University of Toledo hopes to best Ohio University, 143 others in national fitness contest
The university is joining a national fitness campaign to create workouts from anywhere.
TOLEDO, Ohio (WTVG) - The University of Toledo is throwing down the virtual gauntlet, jumping into the ring in a nationwide battle to find out who has the fittest campus. The 2020 “Recreation Movement” is an online challenge where students and staff from 145 colleges and universities across the country log their workouts and compete for the ultimate prize: bragging rights.
“During our time that we are dealing with the pandemic, it’s extremely important that we get out and play," says Demond Pryer, Director of the UToledo Office of Recreational Service. “I like to use that word because getting out and play allows us to be able to refresh our minds and bodies.”
UT’s Student Recreation Center reopened at the end of August, with mask requirements and temperature checks in place for all exercise go-ers, but Pryor explains that, even with safety protocols in place, he understands not all Rockets are ready to return to the SRC. To encourage students and staff to stay in shape amid the pandemic, Recreational Services is trying an online approach.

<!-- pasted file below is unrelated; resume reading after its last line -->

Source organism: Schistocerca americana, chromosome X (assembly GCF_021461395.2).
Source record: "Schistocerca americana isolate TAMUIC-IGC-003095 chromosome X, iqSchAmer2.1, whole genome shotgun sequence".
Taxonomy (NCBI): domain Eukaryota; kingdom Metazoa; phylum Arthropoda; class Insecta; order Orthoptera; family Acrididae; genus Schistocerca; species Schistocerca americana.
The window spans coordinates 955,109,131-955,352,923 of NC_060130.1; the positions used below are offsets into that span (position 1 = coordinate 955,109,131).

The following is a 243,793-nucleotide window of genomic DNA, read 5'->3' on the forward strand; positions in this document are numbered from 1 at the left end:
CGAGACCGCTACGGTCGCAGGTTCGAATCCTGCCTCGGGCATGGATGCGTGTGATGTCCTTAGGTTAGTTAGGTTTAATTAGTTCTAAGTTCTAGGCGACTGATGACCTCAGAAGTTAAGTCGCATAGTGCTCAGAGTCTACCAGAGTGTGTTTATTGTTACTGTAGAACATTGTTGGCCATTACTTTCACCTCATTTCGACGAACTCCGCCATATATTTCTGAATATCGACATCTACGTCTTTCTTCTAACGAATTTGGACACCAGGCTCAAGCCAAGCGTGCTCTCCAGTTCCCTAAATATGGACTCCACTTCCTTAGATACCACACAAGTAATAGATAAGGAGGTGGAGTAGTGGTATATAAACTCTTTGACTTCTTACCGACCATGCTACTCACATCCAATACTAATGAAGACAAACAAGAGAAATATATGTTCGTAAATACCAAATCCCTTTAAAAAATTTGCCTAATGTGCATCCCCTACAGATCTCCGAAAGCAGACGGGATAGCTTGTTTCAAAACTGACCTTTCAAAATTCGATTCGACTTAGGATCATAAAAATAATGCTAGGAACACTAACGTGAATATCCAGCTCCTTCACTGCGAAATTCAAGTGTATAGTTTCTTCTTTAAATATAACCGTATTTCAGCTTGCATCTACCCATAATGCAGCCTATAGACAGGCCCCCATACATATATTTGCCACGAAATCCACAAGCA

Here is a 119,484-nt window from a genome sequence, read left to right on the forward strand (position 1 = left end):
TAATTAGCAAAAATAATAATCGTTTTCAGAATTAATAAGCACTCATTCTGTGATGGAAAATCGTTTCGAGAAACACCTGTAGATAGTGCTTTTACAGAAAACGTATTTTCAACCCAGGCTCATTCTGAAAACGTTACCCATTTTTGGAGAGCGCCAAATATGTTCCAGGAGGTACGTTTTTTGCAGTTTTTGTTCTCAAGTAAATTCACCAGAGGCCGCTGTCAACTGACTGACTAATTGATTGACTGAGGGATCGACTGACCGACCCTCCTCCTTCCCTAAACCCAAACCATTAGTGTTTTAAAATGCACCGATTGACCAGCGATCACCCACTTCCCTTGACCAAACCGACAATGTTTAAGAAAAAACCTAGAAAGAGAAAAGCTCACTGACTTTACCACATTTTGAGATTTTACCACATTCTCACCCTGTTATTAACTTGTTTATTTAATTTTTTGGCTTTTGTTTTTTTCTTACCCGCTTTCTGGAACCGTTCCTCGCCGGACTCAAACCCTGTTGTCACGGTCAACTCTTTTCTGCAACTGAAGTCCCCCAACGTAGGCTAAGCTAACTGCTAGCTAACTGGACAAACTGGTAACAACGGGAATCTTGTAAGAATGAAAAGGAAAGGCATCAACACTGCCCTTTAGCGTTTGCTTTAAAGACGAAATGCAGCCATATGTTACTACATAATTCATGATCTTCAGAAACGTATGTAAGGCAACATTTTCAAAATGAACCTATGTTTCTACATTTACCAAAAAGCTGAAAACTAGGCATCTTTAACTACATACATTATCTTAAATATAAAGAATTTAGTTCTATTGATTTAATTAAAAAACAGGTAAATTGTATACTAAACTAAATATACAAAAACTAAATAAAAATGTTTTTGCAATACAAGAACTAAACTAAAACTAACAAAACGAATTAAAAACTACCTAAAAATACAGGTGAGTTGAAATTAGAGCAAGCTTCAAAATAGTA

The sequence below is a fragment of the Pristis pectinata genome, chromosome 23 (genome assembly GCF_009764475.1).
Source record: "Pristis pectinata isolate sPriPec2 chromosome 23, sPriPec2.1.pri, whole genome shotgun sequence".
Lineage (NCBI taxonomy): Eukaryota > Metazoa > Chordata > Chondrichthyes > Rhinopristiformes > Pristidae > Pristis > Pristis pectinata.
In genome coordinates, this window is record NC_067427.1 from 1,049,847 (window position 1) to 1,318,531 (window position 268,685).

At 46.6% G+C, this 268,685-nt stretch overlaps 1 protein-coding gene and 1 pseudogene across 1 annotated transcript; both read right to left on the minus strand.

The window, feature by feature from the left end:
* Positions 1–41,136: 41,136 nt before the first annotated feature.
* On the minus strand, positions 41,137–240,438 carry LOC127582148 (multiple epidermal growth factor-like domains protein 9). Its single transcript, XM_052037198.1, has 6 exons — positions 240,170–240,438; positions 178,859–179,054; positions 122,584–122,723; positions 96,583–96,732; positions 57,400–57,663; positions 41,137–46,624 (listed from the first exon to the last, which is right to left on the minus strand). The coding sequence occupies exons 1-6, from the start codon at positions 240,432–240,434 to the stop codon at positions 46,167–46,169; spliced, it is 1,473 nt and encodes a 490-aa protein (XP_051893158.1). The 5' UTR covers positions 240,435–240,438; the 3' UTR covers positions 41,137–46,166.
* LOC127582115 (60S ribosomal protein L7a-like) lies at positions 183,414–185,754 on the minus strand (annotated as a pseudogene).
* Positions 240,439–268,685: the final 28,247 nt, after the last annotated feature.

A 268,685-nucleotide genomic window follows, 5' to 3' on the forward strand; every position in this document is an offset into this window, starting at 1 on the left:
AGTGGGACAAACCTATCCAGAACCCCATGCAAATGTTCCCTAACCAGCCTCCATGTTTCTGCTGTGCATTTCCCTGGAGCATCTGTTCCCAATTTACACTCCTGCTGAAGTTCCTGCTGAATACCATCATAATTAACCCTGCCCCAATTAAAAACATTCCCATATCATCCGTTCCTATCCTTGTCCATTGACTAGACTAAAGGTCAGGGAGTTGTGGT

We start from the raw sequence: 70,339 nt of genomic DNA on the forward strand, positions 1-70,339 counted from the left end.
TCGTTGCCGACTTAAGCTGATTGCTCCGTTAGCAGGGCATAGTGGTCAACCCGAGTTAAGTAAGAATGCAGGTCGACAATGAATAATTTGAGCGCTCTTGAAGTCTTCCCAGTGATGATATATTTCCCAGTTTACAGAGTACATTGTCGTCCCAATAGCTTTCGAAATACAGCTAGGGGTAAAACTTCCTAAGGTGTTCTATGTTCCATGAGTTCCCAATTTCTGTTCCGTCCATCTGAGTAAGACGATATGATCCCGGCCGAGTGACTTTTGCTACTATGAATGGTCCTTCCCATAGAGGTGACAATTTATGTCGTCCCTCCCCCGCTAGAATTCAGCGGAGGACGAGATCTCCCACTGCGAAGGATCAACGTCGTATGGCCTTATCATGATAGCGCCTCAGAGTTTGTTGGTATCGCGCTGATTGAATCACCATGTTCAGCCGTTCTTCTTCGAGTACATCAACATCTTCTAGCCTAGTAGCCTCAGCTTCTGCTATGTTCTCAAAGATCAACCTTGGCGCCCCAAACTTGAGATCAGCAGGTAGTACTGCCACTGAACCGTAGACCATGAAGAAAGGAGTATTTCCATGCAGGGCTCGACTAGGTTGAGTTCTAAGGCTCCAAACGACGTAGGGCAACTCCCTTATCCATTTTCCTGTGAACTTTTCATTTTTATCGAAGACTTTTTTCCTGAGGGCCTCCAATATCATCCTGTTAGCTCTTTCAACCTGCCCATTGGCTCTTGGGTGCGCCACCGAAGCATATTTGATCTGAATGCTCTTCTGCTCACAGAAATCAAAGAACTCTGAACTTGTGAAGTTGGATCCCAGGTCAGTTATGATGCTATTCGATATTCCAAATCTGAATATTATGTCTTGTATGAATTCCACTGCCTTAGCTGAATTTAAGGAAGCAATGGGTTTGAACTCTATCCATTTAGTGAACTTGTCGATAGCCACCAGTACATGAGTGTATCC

“By having virtual opportunities this allows them both to be in their homes or outside in the neighborhoods and engaging in physical fitness and wellness types of activity," said Pryer.
To participate in the 2020 Recreation Movement, University students and staff log workouts and exercises from anywhere.
“If you’re doing casual workouts whether they do pushups, sit-ups, anything that’s keeping you active, engaged, and moving, you can log this information and it can be tracked as part of the system," explains Pryer. "We have a goal of being one of the top 10 schools in the country.”
The Rockets hope to sore above the likes of the nearby Ohio University, but UT explains that ultimately the goal is to better the health and wellbeing of its students.
The initiative runs through the end of the semester with “play” encouraged from anywhere.
“That term play is so important, play by being safe, play by understanding that you can still have recreational movement in a safe social distance model,” said Pryer.
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